“For some, they say they were arrested for spying. Spying on what? What kind of spying involves children, women and men, some of whom don’t even know how to write? Ordinary eople just looking for means of survival like many Ugandans here in Rwanda,”

“You know them, they live here in Rwanda but we don’t touch them. If we wanted we would do the same, hunt them down, tell them that they are spies, take away their documents and jail them as it is done for Rwandans in Uganda but we don’t do that. It was not necessary. I don’t understand how neighbors can co-exist like that,” President Kagame said.

On the second issue, President Kagame said that Rwanda has been consistent on questioning Uganda’s actions to accommodate people who fled Rwanda for one reason or another and set camp in Uganda from where they engage in acts to destabilize the country.

The Head of State said that if those two issues are not addressed, issues between the two countries will not be resolved soon.

He equated issues between the two countries to two neighbours who live in grass thatched but play with fire, risking torching their abodes.

President Kagame however said that no efforts can destabilize Rwanda, with or without support of neighbours, citing attacks repulsed this year in Northern and Southern Provinces. He said Rwanda maintains an open door policy for exiles or members of armed groups who wish to return home, but will effectively deal with those who want to use violence.

EAC doing well, not so well

In light of ongoing tensions between EAC partner states, President Kagame, who is the current chairman of the EAC said that the regional bloc is doing well, though it should do better than it is at the moment.

“EAC has been doing well and it should stay like that. We all know the history and progress made so far. There is a lot more we gain from integration as member states,” President Kagame said, adding that all countries understand the benefits but at the end of the day, individual or national interests come into play.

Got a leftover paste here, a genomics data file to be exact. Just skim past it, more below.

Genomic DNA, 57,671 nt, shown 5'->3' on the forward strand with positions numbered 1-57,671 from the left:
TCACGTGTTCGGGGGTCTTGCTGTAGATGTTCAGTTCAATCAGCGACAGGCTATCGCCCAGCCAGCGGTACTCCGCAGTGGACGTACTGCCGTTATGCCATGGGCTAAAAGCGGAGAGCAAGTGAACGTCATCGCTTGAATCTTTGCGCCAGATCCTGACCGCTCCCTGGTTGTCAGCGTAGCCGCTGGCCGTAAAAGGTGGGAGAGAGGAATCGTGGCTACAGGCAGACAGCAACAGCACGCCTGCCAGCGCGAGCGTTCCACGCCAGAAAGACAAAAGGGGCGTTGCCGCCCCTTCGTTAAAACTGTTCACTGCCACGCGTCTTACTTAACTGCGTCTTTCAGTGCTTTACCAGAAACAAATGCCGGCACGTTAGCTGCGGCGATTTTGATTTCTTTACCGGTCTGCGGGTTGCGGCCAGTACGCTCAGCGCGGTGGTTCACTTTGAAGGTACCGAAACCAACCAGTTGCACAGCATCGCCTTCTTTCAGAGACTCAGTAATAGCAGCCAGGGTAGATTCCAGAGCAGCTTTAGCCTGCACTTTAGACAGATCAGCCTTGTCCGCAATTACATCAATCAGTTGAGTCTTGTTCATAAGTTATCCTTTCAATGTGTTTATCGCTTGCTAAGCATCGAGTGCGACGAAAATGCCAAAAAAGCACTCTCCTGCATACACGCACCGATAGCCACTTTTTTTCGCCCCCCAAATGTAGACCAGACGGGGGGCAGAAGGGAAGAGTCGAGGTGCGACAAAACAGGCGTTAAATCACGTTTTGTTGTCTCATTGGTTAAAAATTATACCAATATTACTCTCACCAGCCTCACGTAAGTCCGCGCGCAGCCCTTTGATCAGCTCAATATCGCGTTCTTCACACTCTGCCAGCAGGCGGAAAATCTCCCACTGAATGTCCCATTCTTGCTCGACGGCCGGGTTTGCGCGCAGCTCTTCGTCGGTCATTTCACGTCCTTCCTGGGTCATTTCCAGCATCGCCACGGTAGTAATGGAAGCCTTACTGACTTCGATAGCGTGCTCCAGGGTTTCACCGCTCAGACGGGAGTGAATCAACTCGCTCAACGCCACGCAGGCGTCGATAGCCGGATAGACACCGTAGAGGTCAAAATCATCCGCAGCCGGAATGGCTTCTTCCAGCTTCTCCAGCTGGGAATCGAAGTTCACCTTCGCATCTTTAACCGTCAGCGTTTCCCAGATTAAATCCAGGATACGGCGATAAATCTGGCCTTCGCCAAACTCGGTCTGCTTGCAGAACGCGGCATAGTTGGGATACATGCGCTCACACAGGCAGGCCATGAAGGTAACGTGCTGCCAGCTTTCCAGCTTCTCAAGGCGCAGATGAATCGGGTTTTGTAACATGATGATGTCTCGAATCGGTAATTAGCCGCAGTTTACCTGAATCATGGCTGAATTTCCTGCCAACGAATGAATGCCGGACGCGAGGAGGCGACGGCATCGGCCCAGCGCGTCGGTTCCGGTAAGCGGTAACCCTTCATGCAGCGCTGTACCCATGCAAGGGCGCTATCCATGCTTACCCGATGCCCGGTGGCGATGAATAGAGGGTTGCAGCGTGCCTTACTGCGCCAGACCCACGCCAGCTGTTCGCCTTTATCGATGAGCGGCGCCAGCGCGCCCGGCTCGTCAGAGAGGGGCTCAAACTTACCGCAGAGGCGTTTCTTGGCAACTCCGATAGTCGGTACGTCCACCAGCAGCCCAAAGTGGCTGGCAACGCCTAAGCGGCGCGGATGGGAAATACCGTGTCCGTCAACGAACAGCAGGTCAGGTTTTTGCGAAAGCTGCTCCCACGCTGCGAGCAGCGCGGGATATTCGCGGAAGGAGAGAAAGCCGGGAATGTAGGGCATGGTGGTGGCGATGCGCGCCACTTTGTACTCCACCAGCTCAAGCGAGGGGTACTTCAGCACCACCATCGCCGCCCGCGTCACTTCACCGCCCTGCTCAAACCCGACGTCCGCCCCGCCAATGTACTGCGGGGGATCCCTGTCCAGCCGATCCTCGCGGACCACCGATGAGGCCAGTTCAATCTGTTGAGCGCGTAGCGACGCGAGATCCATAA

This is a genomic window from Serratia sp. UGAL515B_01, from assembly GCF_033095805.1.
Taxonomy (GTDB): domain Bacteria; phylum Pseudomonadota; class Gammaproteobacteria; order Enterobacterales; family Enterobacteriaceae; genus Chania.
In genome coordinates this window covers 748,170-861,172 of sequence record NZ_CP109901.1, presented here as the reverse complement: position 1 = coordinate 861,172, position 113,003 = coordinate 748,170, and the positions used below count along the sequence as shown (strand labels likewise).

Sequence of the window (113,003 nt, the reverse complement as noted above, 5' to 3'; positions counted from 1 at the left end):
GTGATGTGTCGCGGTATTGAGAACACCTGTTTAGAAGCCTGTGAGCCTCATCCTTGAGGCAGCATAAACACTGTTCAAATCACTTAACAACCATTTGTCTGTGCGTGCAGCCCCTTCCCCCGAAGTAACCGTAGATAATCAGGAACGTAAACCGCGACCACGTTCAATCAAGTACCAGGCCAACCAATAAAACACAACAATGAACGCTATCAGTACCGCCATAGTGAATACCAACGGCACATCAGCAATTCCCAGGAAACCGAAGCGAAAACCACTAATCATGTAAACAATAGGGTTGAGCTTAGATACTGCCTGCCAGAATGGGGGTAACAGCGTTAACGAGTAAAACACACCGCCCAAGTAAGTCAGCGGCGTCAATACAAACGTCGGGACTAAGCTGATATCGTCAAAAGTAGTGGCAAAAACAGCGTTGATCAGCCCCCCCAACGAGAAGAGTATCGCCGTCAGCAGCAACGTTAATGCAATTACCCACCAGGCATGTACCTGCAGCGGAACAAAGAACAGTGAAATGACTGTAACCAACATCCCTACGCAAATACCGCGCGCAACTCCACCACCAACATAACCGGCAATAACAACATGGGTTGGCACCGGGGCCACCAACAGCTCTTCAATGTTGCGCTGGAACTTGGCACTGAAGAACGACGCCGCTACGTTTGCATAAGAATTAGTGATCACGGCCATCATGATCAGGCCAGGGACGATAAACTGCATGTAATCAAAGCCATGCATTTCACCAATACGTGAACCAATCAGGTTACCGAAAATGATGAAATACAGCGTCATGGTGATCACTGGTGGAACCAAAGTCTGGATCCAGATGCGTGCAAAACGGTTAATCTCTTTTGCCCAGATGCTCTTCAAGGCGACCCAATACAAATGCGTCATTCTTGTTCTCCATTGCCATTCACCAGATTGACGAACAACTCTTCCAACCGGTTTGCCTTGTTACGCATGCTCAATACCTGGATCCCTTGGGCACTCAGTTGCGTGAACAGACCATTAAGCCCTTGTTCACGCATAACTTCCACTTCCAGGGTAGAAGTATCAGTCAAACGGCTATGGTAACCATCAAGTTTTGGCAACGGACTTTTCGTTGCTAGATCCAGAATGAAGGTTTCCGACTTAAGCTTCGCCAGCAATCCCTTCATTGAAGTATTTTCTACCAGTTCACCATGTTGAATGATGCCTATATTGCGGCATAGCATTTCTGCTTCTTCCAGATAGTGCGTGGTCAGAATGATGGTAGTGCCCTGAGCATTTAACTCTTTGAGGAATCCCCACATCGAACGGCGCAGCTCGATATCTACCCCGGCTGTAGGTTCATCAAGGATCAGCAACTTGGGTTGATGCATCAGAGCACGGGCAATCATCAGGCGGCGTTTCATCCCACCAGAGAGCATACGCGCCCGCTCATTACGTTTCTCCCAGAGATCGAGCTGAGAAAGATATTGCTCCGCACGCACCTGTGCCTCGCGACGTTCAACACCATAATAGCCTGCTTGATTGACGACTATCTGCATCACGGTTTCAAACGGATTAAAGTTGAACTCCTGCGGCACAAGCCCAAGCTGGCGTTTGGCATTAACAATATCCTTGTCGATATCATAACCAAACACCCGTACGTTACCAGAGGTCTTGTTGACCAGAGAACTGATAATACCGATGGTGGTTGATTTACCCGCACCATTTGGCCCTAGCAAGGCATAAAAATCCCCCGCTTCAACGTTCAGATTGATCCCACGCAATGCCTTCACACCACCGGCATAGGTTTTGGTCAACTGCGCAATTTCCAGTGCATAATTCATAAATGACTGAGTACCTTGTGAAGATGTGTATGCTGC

“Some want to have it all, others want to gain more than others yet we can all gain at the same time. We also have tensions between countries, some of them emanating from long standing issues, but through integration, all these can be dealt with,” President Kagame said.

“But in general I can say that our bloc of the East African Community is doing well, though it should be doing much better than it is doing at the moment. As I said we have individual interests and egos here and there but our wish is to see a more united and stronger EAC. Unfortunately it doesn’t happen automatically as you wish it to be,” he said.

He said that you can’t ‘program’ people to do as you wish but these are some of the issues that need to be addressed as soon as possible.

The Head of State discussed a number of issues including the performance of the economy and different sectors including the economy, role of youth in the country’s development ambitions and the recent initiative dubbed “Connect Rwanda” aimed at ensuring that every Rwanda household has a smartphone.

He also discussed a wide range of issues including democracy which is often seen as a one-size-fits-all, a notion he often rejects and Rwanda’s deals with European football giants Arsenal and PSG which he said have paid off tremendously.